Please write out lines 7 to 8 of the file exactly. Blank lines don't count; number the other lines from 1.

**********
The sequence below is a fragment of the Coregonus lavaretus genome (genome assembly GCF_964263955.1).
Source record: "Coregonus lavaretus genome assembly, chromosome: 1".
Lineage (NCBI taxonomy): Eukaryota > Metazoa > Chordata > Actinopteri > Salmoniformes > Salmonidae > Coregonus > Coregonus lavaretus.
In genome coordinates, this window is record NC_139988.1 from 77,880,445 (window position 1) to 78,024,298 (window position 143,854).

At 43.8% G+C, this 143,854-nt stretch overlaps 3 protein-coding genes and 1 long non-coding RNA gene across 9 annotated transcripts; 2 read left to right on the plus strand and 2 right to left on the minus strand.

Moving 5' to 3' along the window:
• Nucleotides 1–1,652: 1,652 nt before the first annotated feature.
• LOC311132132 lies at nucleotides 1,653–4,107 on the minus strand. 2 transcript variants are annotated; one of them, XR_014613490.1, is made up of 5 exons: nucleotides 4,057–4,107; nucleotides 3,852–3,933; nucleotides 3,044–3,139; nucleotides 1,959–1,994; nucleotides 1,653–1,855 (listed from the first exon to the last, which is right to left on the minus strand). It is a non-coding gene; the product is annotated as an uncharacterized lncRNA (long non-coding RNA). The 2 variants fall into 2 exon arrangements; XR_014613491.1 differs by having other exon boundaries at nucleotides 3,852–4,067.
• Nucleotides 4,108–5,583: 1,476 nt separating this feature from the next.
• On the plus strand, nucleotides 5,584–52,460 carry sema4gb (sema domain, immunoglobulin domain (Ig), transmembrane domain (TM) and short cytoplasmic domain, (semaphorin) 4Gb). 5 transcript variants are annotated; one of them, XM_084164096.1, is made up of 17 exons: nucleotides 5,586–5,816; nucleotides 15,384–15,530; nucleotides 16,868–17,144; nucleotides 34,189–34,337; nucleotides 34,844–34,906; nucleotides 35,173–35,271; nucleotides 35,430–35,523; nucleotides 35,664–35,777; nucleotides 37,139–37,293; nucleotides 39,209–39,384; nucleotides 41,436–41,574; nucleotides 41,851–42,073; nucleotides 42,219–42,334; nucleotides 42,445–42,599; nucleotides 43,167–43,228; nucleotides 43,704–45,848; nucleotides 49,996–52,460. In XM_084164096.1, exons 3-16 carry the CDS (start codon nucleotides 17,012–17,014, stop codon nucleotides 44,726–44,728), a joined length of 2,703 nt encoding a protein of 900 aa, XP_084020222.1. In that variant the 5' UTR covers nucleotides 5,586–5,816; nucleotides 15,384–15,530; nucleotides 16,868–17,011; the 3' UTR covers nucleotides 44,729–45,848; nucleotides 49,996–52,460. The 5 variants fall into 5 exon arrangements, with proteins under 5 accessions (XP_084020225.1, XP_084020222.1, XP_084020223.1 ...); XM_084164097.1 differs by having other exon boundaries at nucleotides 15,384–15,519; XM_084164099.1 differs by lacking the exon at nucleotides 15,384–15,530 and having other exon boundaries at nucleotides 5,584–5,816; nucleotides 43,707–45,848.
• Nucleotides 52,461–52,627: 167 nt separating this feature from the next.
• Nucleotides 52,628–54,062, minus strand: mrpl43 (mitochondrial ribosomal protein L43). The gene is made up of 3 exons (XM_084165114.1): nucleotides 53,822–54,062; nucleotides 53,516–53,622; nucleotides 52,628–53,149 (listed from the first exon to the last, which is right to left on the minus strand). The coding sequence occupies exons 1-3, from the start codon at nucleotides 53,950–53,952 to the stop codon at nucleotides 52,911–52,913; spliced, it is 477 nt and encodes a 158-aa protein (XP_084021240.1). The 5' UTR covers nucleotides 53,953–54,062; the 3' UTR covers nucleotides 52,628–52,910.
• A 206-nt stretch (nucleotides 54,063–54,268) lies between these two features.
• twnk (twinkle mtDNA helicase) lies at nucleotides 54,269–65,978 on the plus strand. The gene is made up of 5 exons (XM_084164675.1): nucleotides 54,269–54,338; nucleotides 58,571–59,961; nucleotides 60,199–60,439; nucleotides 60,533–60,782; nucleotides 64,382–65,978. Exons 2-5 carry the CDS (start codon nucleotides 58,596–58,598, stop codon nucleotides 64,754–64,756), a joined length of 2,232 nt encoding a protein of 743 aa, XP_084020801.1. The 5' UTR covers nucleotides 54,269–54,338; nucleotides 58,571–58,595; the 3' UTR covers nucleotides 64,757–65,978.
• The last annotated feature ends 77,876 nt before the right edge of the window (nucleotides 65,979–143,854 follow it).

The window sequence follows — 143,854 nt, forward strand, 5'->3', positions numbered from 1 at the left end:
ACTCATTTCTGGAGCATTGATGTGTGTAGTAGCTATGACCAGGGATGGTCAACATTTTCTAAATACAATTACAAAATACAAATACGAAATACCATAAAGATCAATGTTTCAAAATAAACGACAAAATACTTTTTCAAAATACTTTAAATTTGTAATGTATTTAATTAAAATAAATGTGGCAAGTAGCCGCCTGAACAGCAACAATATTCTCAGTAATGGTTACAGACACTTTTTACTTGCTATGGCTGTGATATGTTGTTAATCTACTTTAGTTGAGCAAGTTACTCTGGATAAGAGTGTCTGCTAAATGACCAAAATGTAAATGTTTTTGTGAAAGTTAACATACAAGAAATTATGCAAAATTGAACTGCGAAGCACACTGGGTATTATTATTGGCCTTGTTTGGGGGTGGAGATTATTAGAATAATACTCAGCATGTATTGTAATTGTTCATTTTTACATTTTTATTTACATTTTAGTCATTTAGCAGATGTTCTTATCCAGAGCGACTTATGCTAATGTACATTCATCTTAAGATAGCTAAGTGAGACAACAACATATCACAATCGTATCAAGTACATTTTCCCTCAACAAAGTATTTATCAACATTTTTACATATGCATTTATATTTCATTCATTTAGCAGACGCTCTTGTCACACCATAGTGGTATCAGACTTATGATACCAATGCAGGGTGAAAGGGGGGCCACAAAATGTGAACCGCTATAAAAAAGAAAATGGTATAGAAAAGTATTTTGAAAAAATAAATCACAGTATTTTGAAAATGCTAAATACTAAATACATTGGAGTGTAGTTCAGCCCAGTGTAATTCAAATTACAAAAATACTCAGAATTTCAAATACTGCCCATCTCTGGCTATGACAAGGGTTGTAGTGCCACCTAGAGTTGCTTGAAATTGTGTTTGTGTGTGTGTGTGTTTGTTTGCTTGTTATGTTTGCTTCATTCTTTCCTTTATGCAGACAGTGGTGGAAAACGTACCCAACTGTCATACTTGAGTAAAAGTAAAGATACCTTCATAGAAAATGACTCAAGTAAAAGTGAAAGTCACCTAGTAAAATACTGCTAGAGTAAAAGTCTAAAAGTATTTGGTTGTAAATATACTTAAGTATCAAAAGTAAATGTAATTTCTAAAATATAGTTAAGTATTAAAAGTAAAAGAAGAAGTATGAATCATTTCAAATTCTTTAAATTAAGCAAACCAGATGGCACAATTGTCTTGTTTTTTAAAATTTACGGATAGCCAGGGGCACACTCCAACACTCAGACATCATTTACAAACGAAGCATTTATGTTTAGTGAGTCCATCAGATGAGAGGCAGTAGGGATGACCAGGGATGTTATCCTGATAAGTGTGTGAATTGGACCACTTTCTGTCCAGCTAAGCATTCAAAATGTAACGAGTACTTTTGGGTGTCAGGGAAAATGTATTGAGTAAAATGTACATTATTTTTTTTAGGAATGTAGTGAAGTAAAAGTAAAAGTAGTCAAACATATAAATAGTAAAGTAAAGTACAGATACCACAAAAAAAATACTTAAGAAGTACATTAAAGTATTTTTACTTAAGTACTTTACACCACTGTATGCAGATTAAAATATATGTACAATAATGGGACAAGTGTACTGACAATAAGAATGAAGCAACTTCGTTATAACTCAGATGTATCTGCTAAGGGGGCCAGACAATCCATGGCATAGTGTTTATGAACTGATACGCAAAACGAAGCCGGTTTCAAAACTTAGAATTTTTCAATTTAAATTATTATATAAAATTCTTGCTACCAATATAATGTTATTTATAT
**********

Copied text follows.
• Nucleotides 1–1,652: 1,652 nt before the first annotated feature.
• LOC311132132 lies at nucleotides 1,653–4,107 on the minus strand. 2 transcript variants are annotated; one of them, XR_014613490.1, is made up of 5 exons: nucleotides 4,057–4,107; nucleotides 3,852–3,933; nucleotides 3,044–3,139; nucleotides 1,959–1,994; nucleotides 1,653–1,855 (listed from the first exon to the last, which is right to left on the minus strand). It is a non-coding gene; the product is annotated as an uncharacterized lncRNA (long non-coding RNA). The 2 variants fall into 2 exon arrangements; XR_014613491.1 differs by having other exon boundaries at nucleotides 3,852–4,067.